Like mounting a length of timber, mounting a bowl takes a little preparation.  By starting with a temporary mount, the base can be turned and the method by which the bowl will be mounted for turning the inside.

Bowl Mounts

One method for starting a bowl is by using a screw drive. Here are two versions – the Nova version which is then gripped in the chuck jaws, and one that fits directly into the morse taper.  A small pilot hole is drilled in the centre then the screw drive is attached.

Screw Drives

The Nova is significantly more substantial, and although morse tapers typically don’t slip (when coupled with the use of the tailstock), the Nova one is positively gripped and with the significant thread can really hold a piece hard.

Another popular method is the use of a faceplate.  This one is the Nova version which came with the DVR XP

Faceplate

It attaches by screwing directly onto the drive thread of the lathe.  Now an interesting method is the use of a faceplate ring, which I particularly like.

Faceplate Rings

Here is a 50mm ring about to be attached, and in the foreground a 100mm and 130mm ring.  These sizes match that size jaw.  The 130mm ring is significant indeed, with provision for 12 screws to grip the work.

Bowl blank mounted

With the faceplate ring fitted, it is then gripped with the jaws in expansion mode and the base can be turned.

Preparing base

I’ve switched blanks here if you are wondering how the camphor laurel suddenly became mahogany!  With a pencil and the lathe spinning, the diameter of the jaws is marked onto the base.

Dovetail Scraper

A dovetail scraper is used to cut a recess with a taper, so that when the bowl is flipped around, the jaws can expand and grip the base without it being likely to slip off.  This is one method for bowl mounting.  The other is to turn a tenon which can be gripped by the jaws contracting onto it.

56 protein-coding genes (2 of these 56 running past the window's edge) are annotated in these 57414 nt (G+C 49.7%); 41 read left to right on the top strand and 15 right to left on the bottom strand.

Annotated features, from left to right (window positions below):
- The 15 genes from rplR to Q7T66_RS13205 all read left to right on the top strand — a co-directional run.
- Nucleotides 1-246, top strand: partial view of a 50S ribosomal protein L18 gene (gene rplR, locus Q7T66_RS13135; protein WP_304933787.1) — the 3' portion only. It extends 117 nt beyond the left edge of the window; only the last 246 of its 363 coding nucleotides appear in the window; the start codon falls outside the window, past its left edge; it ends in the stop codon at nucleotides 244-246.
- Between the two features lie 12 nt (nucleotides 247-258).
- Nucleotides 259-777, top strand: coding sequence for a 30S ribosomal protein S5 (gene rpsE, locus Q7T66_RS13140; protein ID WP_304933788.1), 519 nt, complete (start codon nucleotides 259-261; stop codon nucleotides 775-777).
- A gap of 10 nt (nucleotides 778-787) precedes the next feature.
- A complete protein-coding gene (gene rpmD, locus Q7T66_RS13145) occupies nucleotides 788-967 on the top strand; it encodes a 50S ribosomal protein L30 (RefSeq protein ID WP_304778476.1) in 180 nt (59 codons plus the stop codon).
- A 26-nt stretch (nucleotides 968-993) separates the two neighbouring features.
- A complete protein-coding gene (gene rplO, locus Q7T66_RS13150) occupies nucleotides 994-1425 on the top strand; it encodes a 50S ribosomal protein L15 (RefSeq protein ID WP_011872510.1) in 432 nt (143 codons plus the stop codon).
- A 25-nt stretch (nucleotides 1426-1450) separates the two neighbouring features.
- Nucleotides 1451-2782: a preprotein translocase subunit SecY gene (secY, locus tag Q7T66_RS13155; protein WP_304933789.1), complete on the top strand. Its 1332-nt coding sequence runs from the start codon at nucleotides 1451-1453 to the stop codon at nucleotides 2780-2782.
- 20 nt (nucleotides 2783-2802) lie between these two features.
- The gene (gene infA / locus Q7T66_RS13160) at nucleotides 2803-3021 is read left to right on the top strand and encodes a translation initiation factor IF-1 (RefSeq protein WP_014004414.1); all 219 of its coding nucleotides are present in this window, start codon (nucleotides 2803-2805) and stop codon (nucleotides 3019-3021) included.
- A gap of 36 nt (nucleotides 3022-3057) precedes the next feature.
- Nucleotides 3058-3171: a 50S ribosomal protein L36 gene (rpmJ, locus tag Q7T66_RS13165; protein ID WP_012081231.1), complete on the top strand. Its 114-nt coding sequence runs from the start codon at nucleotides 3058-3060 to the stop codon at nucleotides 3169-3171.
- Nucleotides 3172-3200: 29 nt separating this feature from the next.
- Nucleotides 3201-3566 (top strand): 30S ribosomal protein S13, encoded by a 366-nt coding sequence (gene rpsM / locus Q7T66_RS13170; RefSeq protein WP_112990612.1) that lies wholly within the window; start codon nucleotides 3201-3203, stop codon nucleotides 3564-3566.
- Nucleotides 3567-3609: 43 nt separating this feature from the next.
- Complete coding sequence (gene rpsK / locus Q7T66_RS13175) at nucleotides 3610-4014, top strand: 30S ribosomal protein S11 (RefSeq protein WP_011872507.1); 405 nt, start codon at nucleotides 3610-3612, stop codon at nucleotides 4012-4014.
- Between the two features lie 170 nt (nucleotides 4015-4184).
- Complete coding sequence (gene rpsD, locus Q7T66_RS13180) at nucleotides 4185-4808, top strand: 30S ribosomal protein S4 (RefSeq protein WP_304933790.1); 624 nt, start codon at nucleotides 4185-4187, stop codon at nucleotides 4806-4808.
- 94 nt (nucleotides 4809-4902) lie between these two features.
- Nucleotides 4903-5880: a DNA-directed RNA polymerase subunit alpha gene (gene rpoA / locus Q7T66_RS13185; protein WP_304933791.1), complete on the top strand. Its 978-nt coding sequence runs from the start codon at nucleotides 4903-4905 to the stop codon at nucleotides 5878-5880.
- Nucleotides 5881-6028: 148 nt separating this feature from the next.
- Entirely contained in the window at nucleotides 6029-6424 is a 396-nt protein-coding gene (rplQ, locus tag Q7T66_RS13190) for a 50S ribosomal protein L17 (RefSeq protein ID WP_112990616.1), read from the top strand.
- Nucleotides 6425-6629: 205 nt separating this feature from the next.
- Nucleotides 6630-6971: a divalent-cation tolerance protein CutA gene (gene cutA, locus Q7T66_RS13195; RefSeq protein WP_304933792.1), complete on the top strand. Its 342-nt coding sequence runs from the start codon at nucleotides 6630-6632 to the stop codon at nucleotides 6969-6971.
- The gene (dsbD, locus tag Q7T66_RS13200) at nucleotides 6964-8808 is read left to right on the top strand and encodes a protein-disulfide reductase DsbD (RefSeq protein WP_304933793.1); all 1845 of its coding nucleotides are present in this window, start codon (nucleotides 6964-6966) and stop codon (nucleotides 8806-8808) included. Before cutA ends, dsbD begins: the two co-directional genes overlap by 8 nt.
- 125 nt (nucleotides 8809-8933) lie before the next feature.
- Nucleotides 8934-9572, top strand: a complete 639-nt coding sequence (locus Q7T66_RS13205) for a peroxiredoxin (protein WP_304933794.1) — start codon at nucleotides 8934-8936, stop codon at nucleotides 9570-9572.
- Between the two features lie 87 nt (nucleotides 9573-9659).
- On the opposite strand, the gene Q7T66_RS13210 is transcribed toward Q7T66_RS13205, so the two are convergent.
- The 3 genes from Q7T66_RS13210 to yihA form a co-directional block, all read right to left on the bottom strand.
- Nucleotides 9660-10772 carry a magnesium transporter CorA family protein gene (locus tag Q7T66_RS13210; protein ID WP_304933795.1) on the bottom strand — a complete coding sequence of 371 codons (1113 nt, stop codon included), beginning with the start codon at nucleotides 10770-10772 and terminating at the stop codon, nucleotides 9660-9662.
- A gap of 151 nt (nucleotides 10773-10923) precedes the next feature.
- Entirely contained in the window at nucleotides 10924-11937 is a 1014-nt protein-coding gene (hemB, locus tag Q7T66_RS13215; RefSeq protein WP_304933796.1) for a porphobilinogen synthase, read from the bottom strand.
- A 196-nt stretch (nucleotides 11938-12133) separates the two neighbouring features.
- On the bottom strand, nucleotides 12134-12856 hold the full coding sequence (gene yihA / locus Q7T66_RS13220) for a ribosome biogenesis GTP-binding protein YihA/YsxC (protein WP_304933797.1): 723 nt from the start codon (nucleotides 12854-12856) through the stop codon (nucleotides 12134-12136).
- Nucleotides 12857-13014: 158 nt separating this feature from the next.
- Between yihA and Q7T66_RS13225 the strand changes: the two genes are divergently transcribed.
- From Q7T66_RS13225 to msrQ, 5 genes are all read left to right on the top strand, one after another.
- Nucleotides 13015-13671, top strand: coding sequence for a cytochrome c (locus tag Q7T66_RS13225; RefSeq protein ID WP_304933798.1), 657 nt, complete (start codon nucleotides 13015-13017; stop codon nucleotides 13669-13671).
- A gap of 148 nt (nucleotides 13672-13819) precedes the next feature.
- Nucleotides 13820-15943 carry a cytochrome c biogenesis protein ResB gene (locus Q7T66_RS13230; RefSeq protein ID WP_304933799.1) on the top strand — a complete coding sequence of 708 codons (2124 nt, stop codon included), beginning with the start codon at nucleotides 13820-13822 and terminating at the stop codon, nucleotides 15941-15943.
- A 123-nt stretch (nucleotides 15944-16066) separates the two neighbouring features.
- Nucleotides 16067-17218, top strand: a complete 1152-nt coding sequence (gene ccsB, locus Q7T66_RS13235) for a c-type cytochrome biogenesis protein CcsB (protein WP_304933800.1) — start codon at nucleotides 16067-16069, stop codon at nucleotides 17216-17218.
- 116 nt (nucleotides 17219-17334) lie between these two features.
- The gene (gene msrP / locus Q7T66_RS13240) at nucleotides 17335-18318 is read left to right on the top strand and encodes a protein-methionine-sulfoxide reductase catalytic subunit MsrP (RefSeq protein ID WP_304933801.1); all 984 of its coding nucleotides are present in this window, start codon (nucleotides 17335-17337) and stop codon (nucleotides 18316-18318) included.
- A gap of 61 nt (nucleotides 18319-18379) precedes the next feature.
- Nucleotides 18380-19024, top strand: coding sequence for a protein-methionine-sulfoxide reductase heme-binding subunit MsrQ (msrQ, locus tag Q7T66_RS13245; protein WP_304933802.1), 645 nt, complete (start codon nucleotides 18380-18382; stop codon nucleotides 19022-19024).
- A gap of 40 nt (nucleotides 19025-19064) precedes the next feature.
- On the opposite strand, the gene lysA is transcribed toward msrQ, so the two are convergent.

Reversed

You’d normally finish the base before rotating and remounting the bowl, but for the sake of this article, I’ve reversed it already.  The cole jaws are not being used here at all, it is the 50mm jaws gripping the base.  At this stage the faceplate ring would be removed, then the hollowing can begin.

130mm Jaw Mount

In this case, I actually want to mount the bowl in the 130mm jaws, so I have reversed the bowl again and now cut a very large diameter dovetailed opening in the base.

Demo

And just to demonstrate this, I’ve mounted the 130mm jaws and chuck into this opening.  You don’t normally do this (although with the new tailstock adapter, this will become more common, but with the chuck mounted in the tailstock to ensure a very accurate alignment.

So a bit of a look at workpiece mounting, and it has been a quick gloss over the subject.  There are whole books dedicated to the subject!

However, hopefully it has provided some ideas and insights, particularly into the Nova chucks and jaws.  The interchangeability of the G3 and Supernova2 and all the jaws that are available demonstrates just how comprehensive their system is.

Router Bits in Drill Press

I’ve spoken in the past about whether you can use the drill press as a surrogate router (in general the answer is NO!), but there are some circumstances when it would be rather useful.

I’m not suggesting that I have changed my opinion of the use of the drill press for routing, sometimes though a router bit would be very suitable in a drill press setup.

One of the problems is the drill press chuck is specifically designed to hold a wide variety of shaft diameters, and in doing so, it’s ability to grip is compromised. A router on the other hand has a chuck that can cope with a single shaft diameter, and grips it very tightly (you do not want a router bit coming out at speed!) Also, the drill press jaws does significant damage to the shaft of a router bit which needs tightly maintained parameters to fit the router collet.

My thought is then, that a router collet is threaded onto the shaft of the router, and instead if this was a shaft that could be gripped in the drill press jaws, it would be rather useful, because then you could mount a router collet into your drill press.  Router bits could then be used in the drill press without fear of damage from the drill press jaws.

The only reason this came to mind was I was thinking about how I could use a 1/4″ solid carbide laser tip router bit to create some fine point, tapered holes, precisely placed into a grid.